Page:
The Federal Bureau of Investigation (FBI) is the nation’s federal law enforcement and domestic intelligence agency. Its overriding priority is to protect the U.S. against potential terrorist attacks, and to investigate both foreign and domestic terrorist organizations.
Other national security priorities of this agency include protecting the US against spies and would be cyberattackers. FBI careers in Denver also involve the fight against public corruption, violent street gangs, white-collar crime, and federal violations of civil rights.
The Denver Division of the FBI has been in existence since the earliest days of the Bureau. FBI agents in Denver have been influential in some of the Bureau’s most high-profile efforts to enlist citizens in the fight against crime. They launched the FBI’s Ten Most Wanted Fugitives Program in 1950, and Denver FBI agents have apprehended a number of these fugitives.
How to Become an FBI Special Agent in Denver: Training and Degree Requirements
U.S. citizens who wish to become members of an elite force that fights terrorism and other types of crime are invited to apply to become FBI employees through formal training programs. The requirements on how to become an FBI agent in Denver include:
- Being between 23 to 37 years old
- Having at least a Bachelor’s degree
- Having a minimum of three years of professional experience
- Being willing to go anywhere
People with intelligence or military experience are in particular demand, as are individuals with experience in the physical sciences or engineering. There are five programs to which applications can be directed. They are: accounting, computer science/information technology, diversified, language, and law.
Those who seek FBI jobs in Denver can apply online or at the Denver Field Office. Before undergoing formal training, those who are accepted as potential candidates will face a variety of tests.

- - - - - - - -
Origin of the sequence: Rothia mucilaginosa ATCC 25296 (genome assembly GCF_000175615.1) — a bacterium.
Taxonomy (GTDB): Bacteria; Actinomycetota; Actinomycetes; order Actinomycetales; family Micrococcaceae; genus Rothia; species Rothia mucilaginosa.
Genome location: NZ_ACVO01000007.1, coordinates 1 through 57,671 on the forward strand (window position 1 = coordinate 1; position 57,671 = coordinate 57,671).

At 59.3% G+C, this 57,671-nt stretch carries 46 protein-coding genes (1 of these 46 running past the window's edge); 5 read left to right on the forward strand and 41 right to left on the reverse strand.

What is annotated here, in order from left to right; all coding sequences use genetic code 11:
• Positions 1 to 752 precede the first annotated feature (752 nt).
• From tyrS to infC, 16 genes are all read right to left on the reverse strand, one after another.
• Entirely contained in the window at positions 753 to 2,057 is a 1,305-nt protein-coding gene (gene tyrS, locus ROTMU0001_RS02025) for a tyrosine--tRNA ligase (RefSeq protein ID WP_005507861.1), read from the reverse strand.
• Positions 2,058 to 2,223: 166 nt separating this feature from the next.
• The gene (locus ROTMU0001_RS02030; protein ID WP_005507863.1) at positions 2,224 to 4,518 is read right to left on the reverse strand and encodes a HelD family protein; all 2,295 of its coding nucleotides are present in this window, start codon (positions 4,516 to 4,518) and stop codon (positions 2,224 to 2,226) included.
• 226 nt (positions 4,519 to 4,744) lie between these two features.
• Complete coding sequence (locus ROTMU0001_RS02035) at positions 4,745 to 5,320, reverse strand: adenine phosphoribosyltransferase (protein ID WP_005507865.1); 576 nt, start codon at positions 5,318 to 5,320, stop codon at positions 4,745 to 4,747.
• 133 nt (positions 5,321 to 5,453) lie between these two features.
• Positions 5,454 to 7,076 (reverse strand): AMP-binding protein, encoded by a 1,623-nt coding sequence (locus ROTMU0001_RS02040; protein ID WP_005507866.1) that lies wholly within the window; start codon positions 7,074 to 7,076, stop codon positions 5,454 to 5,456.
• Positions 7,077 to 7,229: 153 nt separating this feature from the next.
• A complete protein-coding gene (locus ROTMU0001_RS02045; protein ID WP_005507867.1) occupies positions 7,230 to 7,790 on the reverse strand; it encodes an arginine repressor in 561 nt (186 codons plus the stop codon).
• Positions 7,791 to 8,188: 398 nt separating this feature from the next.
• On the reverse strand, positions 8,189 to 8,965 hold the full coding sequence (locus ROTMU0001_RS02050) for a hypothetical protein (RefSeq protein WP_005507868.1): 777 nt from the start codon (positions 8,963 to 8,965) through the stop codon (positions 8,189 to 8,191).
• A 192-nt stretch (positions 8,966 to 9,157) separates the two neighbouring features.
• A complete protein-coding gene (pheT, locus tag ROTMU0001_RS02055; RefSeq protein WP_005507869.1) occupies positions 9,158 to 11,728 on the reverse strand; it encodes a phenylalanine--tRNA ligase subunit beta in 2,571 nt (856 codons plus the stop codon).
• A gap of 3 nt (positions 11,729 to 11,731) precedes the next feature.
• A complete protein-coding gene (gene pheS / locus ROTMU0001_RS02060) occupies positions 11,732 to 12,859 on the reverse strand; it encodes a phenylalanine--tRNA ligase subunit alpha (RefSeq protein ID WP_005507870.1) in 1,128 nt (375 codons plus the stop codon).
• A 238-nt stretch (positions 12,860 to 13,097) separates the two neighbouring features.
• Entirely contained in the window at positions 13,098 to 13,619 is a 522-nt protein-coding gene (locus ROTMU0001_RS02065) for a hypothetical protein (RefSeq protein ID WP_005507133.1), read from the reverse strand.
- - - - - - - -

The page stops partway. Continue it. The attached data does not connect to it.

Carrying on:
FBI Field Offices and Jobs in the Denver Division
The Denver Division of the FBI consists of the main office in Denver that is located in a new building made of bomb proof walls. It oversees six counties in Colorado. In addition, there are six satellite offices in Colorado and four in Wyoming that provide jobs for FBI agents. The Colorado satellite offices are found in:
- Colorado Springs
- Fort Collins
- Glenwood Springs
- Grand Junction
The FBI in Collaborative Partnerships with Other Law Enforcement Agencies
This jurisdiction of the FBI employs members of its Counterterrorism Division. In 1997, the Denver Joint Terrorism Task Force (JTTF) was created. It was strengthened in the wake of 9/11 and is supported by the Denver Field Intelligence Group that also joins forces with the Colorado Information Analysis Center (CAIC).
The former head of the Denver FBI Field Office worked with information provided by the CAIC to disrupt an Al-Qaida bomb plot. In one of the most high profile cases since 9/11, Aurora, Colorado resident Najibullah Zazi had assembled explosives in Colorado and then traveled to New York City in 2009 to detonate them, where he was arrested.
FBI agents in Denver can also find jobs in a dedicated squad of the Counterintelligence Division of the agency, and the Cyber Division of the agency is also active in the Denver area.
The Denver Field Office also works closely with other agencies to combat violent gangs such as drug traffickers. Part of the area making up this territory has been designated as a High Intensity Drug Trafficking Area (HIDTA). Most of the distribution of marijuana, cocaine, heroin, and methamphetamine in this area is controlled by Mexican organizations.
Other criminal organizations are also active in this area. FBI agents were involved in the 2008 indictments of 27 members of a street gang known as Asian Pride for distributing Ecstasy (MDMA).
The FBI also partners with other agencies to help investigate crimes such as kidnapping and murder. In October 2012, 50 FBI agents helped the Westminster Police Department to investigate the murder of 10 year old Jessica Richardson, whose dismembered body was found a few miles from her home in Arvada. Her killer was turned in by his mother following the release of a behavioral profile released by the Behavioral Analysis Unit (BAU) of the FBI.
In the first two months of 2013 alone, the work of FBI agents in the Denver Division resulted in lengthy sentences for a school administrator who had distributed 125 images of child pornography and an individual who had orchestrated a $1.7 million real estate scheme.